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Ssdi And Ssi


Cm Burns

Question

I dont see the section for these yet so I will post my message here. I called in yesterday and was told my the ssa that I was found to be medically disabeled.. That they sent out a letter on the 8th and it now has to go back to the local office for processing. Can you tell me what they do in this phase and how long it generally takes.

Thnx so much for all you help

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  • HadIt.com Elder

SS works in their own mysterious ways but they hire the state to do the putting a claim together than they usually ok or nix any decisions made. I know that Texas Human Resources decided my SS Claim.

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Sounds like if you were found medically disabled all thats left is figuring out whether you have enough quarters to be eligible. I think you've jumped the biggest hurdle the medical part, good luck with the rest.

/doc

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  • HadIt.com Elder

CM Burns,

It will take them approximately three months to cut you the check from the time the claim was approved. I would look for it by the end of October at the latest.

Relax; you're past the hard part now.

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  • HadIt.com Elder

This may help you if you fall short a few work credits for SSDI.<A href="http://www.socialsecurity.gov/pubs/10017.html">

http://www.socialsecurity.gov/pubs/10017.html

Extra earnings

Your Social Security benefit depends on your earnings, averaged over your working lifetime. Generally, the higher your earnings, the higher your Social Security benefit. Under certain circumstances, special earnings can be credited to your military pay record for Social Security purposes. The extra earnings are for periods of active duty or active duty for training. These extra earnings may help you qualify for Social Security or increase the amount of your Social Security benefit.

If you served in the military after 1956, you paid Social Security taxes on those earnings. Since 1988, inactive duty service in the Armed Forces reserves (such as weekend drills) has also been covered by Social Security.

Under certain circumstances, special extra earnings for periods of active duty from 1957 through 2001 can also be credited to your Social Security earnings record for benefit purposes.

  • From 1957 through 1967, we will add the extra credits to your record when you apply for Social Security benefits.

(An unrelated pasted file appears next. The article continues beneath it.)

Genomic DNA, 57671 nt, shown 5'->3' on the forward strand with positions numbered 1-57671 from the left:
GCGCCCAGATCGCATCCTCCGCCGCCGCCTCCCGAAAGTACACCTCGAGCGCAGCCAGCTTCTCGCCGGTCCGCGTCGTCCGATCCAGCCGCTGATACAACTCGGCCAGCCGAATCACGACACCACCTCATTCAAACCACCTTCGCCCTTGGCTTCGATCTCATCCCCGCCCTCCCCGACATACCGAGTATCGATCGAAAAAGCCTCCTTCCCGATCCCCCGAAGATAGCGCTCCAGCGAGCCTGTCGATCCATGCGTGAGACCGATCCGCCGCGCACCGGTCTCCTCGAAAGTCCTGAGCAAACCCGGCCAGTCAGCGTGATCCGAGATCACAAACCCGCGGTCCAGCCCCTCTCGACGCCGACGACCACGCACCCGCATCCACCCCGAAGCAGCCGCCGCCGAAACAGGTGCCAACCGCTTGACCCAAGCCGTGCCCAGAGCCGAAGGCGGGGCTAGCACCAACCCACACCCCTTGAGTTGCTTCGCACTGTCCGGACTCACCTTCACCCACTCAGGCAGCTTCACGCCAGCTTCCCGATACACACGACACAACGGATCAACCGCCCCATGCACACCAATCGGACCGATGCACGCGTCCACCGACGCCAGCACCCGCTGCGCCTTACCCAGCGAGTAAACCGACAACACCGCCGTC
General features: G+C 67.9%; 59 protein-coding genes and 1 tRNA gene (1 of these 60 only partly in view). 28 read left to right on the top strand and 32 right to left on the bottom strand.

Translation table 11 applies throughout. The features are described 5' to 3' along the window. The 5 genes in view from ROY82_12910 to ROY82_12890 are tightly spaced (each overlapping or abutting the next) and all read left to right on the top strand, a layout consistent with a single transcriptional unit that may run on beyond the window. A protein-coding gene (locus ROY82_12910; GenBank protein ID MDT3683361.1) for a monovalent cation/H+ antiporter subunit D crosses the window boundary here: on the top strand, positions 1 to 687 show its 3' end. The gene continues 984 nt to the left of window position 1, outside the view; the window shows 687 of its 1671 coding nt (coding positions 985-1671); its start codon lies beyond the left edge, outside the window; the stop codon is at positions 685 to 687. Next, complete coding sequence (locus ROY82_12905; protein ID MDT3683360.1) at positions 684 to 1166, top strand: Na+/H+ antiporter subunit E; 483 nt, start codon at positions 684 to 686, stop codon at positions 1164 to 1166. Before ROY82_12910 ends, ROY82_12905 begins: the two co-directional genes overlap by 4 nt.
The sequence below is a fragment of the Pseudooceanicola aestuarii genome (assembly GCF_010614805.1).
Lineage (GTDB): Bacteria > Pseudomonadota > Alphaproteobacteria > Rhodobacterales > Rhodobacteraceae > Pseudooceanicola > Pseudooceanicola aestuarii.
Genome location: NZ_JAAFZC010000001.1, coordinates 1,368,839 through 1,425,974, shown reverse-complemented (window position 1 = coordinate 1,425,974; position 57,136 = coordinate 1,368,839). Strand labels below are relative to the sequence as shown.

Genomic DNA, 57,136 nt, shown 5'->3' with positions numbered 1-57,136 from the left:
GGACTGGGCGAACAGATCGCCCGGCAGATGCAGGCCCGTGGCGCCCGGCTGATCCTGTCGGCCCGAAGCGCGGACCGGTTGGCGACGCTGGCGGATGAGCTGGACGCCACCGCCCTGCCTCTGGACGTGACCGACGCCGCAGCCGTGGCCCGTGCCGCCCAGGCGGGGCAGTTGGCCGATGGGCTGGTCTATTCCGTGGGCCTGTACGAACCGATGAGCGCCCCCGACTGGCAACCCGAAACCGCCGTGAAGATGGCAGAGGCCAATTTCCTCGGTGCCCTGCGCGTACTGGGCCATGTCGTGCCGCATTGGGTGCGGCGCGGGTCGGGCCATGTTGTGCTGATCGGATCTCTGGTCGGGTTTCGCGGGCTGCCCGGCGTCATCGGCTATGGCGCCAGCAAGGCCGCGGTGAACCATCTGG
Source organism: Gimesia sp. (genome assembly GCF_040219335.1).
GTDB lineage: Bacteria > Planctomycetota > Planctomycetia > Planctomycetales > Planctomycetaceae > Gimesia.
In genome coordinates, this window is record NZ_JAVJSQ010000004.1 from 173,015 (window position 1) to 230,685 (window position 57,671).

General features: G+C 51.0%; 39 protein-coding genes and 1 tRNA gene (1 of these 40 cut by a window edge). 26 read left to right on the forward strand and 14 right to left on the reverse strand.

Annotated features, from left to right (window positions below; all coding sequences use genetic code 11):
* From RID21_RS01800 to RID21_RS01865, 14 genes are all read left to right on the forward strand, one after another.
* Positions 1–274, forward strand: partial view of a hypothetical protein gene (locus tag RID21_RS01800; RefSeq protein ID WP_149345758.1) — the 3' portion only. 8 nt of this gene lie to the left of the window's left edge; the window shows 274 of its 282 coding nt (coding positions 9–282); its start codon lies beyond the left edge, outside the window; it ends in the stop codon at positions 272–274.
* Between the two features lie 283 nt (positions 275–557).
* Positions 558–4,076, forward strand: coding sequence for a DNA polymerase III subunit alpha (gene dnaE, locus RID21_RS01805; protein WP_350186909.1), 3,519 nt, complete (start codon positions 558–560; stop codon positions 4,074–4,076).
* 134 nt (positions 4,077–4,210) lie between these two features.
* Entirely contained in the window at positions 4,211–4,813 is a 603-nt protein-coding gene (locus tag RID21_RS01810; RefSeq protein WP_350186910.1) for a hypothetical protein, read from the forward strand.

• From 1968 through 2001, you do not need to do anything to receive these extra credits. The credits were automatically added to your record.
  • After 2001, there are no special extra earnings credits for military service.

    • From 1957 through 1977, you are credited with $300 in additional earnings for each calendar quarter in which you received active duty basic pay.
    • From 1978 through 2001, For every $300 in active duty basic pay, you are credited with an additional $100 in earnings up to a maximum of $1,200 a year. If you enlisted after September 7, 1980, and didn’t complete at least 24 months of active duty or your full tour, you may not be able to receive the additional earnings. Check with Social Security for details.

    If you served in the military from 1940 through 1956, including attendance at a service academy, you did not pay Social Security taxes. However, your Social Security record may be credited with $160 a month in earnings for military service from September 16, 1940, through December 31, 1956, under the following circumstances:

    [*]You were honorably discharged after 90 or more days of service, or you were released because of a disability or injury received in the line of duty; or[*]You are still on active duty; or[*]You are applying for survivors benefits and the veteran died while on active duty.

    You cannot receive credit for these special earnings if you are already receiving a federal benefit based on the same years of service. There is one exception: If you were on active duty after 1956, you can still get the special earnings for 1951 through 1956, even if you’re receiving a military retirement based on service during that period.

    These extra earnings credits are added to your earnings record when you apply for Social Security benefits.

    NOTE: In all cases, the additional earnings are credited to the earnings that we average over your working lifetime, not directly to your monthly benefit amount.

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